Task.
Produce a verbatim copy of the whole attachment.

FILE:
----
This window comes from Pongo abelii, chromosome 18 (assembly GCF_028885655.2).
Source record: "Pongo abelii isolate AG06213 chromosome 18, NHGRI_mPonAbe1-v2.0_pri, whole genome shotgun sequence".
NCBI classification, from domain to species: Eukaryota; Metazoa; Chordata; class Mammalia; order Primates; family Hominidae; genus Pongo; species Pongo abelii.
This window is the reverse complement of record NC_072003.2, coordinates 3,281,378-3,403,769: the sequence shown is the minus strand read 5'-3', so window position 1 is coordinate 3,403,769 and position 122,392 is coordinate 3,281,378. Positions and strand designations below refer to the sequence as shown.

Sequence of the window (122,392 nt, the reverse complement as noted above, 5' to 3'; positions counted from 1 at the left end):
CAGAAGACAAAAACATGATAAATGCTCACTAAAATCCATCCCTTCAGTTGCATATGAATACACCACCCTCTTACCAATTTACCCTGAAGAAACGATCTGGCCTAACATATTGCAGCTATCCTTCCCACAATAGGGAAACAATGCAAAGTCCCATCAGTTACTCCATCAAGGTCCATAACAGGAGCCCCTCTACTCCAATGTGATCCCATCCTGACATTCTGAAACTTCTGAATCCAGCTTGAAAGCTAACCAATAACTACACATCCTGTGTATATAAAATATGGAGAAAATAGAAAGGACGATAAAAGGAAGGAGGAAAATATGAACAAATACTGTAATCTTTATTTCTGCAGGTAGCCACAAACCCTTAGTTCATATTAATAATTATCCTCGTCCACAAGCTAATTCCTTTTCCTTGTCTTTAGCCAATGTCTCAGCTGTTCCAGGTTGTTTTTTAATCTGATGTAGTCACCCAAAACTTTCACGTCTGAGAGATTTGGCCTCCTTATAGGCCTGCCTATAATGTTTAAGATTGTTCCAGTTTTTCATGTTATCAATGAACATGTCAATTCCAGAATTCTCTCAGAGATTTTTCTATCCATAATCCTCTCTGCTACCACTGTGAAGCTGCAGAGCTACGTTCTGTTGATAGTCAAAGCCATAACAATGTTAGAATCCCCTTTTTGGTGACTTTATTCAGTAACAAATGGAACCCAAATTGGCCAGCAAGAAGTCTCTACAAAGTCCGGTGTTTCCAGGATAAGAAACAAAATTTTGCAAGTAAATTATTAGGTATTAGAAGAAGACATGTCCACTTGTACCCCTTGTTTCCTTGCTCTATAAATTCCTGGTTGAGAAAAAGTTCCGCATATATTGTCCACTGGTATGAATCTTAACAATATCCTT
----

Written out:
This window comes from Pongo abelii, chromosome 18 (assembly GCF_028885655.2).
Source record: "Pongo abelii isolate AG06213 chromosome 18, NHGRI_mPonAbe1-v2.0_pri, whole genome shotgun sequence".
NCBI classification, from domain to species: Eukaryota; Metazoa; Chordata; class Mammalia; order Primates; family Hominidae; genus Pongo; species Pongo abelii.
This window is the reverse complement of record NC_072003.2, coordinates 3,281,378-3,403,769: the sequence shown is the minus strand read 5'-3', so window position 1 is coordinate 3,403,769 and position 122,392 is coordinate 3,281,378. Positions and strand designations below refer to the sequence as shown.

Sequence of the window (122,392 nt, the reverse complement as noted above, 5' to 3'; positions counted from 1 at the left end):
CAGAAGACAAAAACATGATAAATGCTCACTAAAATCCATCCCTTCAGTTGCATATGAATACACCACCCTCTTACCAATTTACCCTGAAGAAACGATCTGGCCTAACATATTGCAGCTATCCTTCCCACAATAGGGAAACAATGCAAAGTCCCATCAGTTACTCCATCAAGGTCCATAACAGGAGCCCCTCTACTCCAATGTGATCCCATCCTGACATTCTGAAACTTCTGAATCCAGCTTGAAAGCTAACCAATAACTACACATCCTGTGTATATAAAATATGGAGAAAATAGAAAGGACGATAAAAGGAAGGAGGAAAATATGAACAAATACTGTAATCTTTATTTCTGCAGGTAGCCACAAACCCTTAGTTCATATTAATAATTATCCTCGTCCACAAGCTAATTCCTTTTCCTTGTCTTTAGCCAATGTCTCAGCTGTTCCAGGTTGTTTTTTAATCTGATGTAGTCACCCAAAACTTTCACGTCTGAGAGATTTGGCCTCCTTATAGGCCTGCCTATAATGTTTAAGATTGTTCCAGTTTTTCATGTTATCAATGAACATGTCAATTCCAGAATTCTCTCAGAGATTTTTCTATCCATAATCCTCTCTGCTACCACTGTGAAGCTGCAGAGCTACGTTCTGTTGATAGTCAAAGCCATAACAATGTTAGAATCCCCTTTTTGGTGACTTTATTCAGTAACAAATGGAACCCAAATTGGCCAGCAAGAAGTCTCTACAAAGTCCGGTGTTTCCAGGATAAGAAACAAAATTTTGCAAGTAAATTATTAGGTATTAGAAGAAGACATGTCCACTTGTACCCCTTGTTTCCTTGCTCTATAAATTCCTGGTTGAGAAAAAGTTCCGCATATATTGTCCACTGGTATGAATCTTAACAATATCCTT